Sixty-three percent of participants in Jabil’s recent survey agreed that data management partners would be most important to their connected home and building solution strategy. Since connected devices open doors to a world of data, companies need the expertise to make sense of all of it and use it for strategic insights.
Smart appliances present brands with various opportunities, but none of them can reach their full potential without overcoming challenges first. Here are four elements companies must consider as they build their connected solutions.
Consumers often cite security issues as a leading cause for concern in connected solution development. Unfortunately, as numerous cyber-attacks have proven, this fear is far from unfounded. Seventy-five percent of U.S. internet users indicated that they would be willing to pay more for extra security, making it the top potential add-on. Companies need to offer enhanced security features if they hope to persuade customers to trust smart appliances with some of their most valuable possessions – home, data and family. Strong data security practices are essential to success.
When a 2017 focus group was asked what they would want in their smart home, the top answer was data encryption. Privacy concerns may be the most difficult to assuage as people try to get comfortable with the increased accessibility of data.
According to Jabil’s survey, 99 percent of manufacturing decision makers say that their connected solutions will collect data, and all of them said that they plan to use it. However, recent media focus on data privacy has made almost 70 percent of businesses rethink their plans. The question of where to draw the line in data privacy and how to use the information will be an important one moving forward.
As the number of smart devices in a household increases, interoperability becomes less of a perk and more of a necessity. It also creates an opportunity to develop a category of solutions to manage a wide array of smart devices, encourage user adoption, supply full data sets and simplify payment for up- and cross-selling opportunities.
Like the human central nervous system, each device will need a common platform (or a “brain”) for consumers to control their devices. Right now, according to the Jabil survey, manufacturing decision makers are fairly split on two approaches:
Although there are advantages and drawbacks to both approaches, it is unlikely that a customer will stick with one brand for every appliance or device that they own. OEMs that want to stay competitive will have to ensure device connectivity within a broad ecosystem, either by developing interoperability internally or obtaining it through partnerships or acquisition.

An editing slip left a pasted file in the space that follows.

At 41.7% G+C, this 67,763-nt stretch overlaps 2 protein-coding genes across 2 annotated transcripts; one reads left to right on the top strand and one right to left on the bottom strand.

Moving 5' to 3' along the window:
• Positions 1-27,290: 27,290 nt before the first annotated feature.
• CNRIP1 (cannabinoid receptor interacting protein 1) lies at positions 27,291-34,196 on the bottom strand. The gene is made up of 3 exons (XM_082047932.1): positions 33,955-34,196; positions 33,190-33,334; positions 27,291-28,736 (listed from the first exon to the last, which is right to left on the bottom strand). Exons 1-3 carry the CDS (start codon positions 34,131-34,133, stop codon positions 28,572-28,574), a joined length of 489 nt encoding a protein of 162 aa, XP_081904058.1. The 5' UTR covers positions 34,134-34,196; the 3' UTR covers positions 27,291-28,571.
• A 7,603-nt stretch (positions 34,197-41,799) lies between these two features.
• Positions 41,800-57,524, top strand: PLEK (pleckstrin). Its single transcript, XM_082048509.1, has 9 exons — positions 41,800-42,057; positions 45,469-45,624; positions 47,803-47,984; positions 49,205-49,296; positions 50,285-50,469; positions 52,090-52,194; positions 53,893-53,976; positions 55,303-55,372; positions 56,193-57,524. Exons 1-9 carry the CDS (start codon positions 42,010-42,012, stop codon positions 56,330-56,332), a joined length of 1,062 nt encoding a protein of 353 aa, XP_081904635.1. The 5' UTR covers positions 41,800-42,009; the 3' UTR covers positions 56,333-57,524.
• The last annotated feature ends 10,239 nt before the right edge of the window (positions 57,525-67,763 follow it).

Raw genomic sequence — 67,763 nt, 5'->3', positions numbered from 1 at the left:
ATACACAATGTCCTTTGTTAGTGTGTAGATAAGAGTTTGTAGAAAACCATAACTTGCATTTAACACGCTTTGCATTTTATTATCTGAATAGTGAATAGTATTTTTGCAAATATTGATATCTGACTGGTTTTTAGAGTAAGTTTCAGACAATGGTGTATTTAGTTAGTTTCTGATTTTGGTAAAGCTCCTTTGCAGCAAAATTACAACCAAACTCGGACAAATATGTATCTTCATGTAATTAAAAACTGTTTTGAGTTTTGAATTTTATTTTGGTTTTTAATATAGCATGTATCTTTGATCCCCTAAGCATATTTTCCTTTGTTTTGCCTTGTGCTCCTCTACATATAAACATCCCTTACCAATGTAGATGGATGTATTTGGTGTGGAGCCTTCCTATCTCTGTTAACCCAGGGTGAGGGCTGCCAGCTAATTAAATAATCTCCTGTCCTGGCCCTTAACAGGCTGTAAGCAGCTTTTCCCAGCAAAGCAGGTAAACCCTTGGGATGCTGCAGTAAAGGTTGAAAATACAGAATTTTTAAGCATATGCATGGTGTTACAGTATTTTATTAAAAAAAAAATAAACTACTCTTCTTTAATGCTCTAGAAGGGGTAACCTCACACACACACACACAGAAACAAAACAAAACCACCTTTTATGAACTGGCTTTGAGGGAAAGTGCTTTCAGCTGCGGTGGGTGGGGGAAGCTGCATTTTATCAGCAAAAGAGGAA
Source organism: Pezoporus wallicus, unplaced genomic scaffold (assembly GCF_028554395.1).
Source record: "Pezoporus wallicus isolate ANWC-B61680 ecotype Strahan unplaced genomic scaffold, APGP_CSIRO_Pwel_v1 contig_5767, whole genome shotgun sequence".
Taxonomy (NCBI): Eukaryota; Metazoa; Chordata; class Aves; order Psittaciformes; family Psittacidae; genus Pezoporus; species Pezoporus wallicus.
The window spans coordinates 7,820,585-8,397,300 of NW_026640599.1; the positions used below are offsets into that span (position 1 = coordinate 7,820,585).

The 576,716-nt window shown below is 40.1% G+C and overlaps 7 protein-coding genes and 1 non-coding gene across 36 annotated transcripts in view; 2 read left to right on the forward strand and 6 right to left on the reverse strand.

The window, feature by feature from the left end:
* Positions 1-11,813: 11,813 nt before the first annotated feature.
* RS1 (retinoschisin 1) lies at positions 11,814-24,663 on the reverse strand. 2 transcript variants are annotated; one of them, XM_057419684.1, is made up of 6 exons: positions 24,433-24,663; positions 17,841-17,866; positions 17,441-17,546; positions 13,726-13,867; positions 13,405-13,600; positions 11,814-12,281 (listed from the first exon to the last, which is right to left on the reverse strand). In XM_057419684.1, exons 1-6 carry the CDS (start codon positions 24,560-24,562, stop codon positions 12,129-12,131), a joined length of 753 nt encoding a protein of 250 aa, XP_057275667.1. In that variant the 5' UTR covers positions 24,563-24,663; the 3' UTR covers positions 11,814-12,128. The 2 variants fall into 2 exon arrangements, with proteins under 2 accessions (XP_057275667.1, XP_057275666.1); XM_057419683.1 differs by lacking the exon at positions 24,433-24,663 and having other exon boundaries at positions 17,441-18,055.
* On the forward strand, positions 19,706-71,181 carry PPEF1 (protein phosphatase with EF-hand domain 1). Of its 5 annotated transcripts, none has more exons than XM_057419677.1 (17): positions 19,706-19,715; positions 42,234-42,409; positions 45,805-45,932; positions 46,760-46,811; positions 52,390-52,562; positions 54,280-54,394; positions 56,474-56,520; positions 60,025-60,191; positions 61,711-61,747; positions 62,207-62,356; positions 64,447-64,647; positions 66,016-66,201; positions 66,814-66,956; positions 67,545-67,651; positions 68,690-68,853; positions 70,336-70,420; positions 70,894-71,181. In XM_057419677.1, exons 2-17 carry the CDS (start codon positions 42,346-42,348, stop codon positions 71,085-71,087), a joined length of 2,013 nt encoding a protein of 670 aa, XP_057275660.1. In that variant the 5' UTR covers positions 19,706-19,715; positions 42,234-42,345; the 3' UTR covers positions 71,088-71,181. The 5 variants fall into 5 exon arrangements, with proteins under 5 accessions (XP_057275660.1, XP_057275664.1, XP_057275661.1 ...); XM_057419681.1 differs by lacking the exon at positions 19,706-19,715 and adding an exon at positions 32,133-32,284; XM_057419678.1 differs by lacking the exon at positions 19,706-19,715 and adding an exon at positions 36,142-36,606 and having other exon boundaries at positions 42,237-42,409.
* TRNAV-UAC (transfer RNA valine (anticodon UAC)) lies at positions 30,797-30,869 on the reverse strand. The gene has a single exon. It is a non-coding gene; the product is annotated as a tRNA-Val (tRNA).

Voice-activated assistants currently serve as that central overseer. Already, they enable customers to control their lights, entertainment settings and even appliances literally without lifting a finger, and Amazon and Google are working to expand the conversational user interface to include personalized responses with contextual comprehension. For example, you could ask your voice assistant if there’s any traffic on the way to work, and because she recognizes your voice and knows your office address, she can alert you to an accident on your normal route and suggest a different one.
One of the biggest inhibitors to the purchase of a connected home product is price. The good news is that this is becoming less of a problem; prices have already decreased because of lower hardware prices and the ability to package the hardware within the appliance more easily. The price of MEMS (micro-electromechanical systems) sensors, which are used in smartphones, has also dropped 30 to 70 percent in the last five years.
Prices for materials and manufacturing may be decreasing, which could provide some relief, but the conversation doesn’t end with cost. OEMs need to educate consumers on how smart appliances can save money, like lowering energy or utility bills. Furthermore, brands must think about the true value their connected device brings to the customer—just because a product is connected, it doesn’t mean it’s valuable.
The ongoing electronic component shortages are affecting the production of IoT devices. While each smart appliance may have its own product lifecycle, the same concept applies to the components used in these devices. As various components become obsolete, they cripple a brand’s ability to keep up with market expectations and could potentially hurt revenue and profits in the long-term. OEMs must devise a solution to make product redesign an ongoing part of their strategy or risk lagging behind the curve in a constantly evolving industry.
There is plenty of opportunity in smart appliances and it is only a matter of time before brands start taking full advantage of it. The challenges, in the meantime, will be solved as costs come down and standards are further defined.